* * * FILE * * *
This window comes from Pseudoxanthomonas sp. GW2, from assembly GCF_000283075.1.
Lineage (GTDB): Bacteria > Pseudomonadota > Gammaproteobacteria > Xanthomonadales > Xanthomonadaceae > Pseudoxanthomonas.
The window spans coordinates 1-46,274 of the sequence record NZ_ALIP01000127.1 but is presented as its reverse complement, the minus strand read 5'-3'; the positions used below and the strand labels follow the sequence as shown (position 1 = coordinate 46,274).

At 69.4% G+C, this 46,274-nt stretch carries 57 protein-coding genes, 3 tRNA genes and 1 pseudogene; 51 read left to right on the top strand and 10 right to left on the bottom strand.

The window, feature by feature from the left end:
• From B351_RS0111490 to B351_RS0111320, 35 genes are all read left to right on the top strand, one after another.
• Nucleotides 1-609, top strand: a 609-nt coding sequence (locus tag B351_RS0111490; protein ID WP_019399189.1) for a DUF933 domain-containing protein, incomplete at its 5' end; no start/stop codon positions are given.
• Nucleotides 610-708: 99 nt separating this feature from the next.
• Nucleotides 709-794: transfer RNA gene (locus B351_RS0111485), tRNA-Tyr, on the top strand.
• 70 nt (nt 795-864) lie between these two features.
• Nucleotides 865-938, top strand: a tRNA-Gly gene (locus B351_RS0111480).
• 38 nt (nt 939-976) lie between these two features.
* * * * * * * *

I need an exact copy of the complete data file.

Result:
This window comes from Pseudoxanthomonas sp. GW2, from assembly GCF_000283075.1.
Lineage (GTDB): Bacteria > Pseudomonadota > Gammaproteobacteria > Xanthomonadales > Xanthomonadaceae > Pseudoxanthomonas.
The window spans coordinates 1-46,274 of the sequence record NZ_ALIP01000127.1 but is presented as its reverse complement, the minus strand read 5'-3'; the positions used below and the strand labels follow the sequence as shown (position 1 = coordinate 46,274).

At 69.4% G+C, this 46,274-nt stretch carries 57 protein-coding genes, 3 tRNA genes and 1 pseudogene; 51 read left to right on the top strand and 10 right to left on the bottom strand.

The window, feature by feature from the left end:
• From B351_RS0111490 to B351_RS0111320, 35 genes are all read left to right on the top strand, one after another.
• Nucleotides 1-609, top strand: a 609-nt coding sequence (locus tag B351_RS0111490; protein ID WP_019399189.1) for a DUF933 domain-containing protein, incomplete at its 5' end; no start/stop codon positions are given.
• Nucleotides 610-708: 99 nt separating this feature from the next.
• Nucleotides 709-794: transfer RNA gene (locus B351_RS0111485), tRNA-Tyr, on the top strand.
• 70 nt (nt 795-864) lie between these two features.
• Nucleotides 865-938, top strand: a tRNA-Gly gene (locus B351_RS0111480).
• 38 nt (nt 939-976) lie between these two features.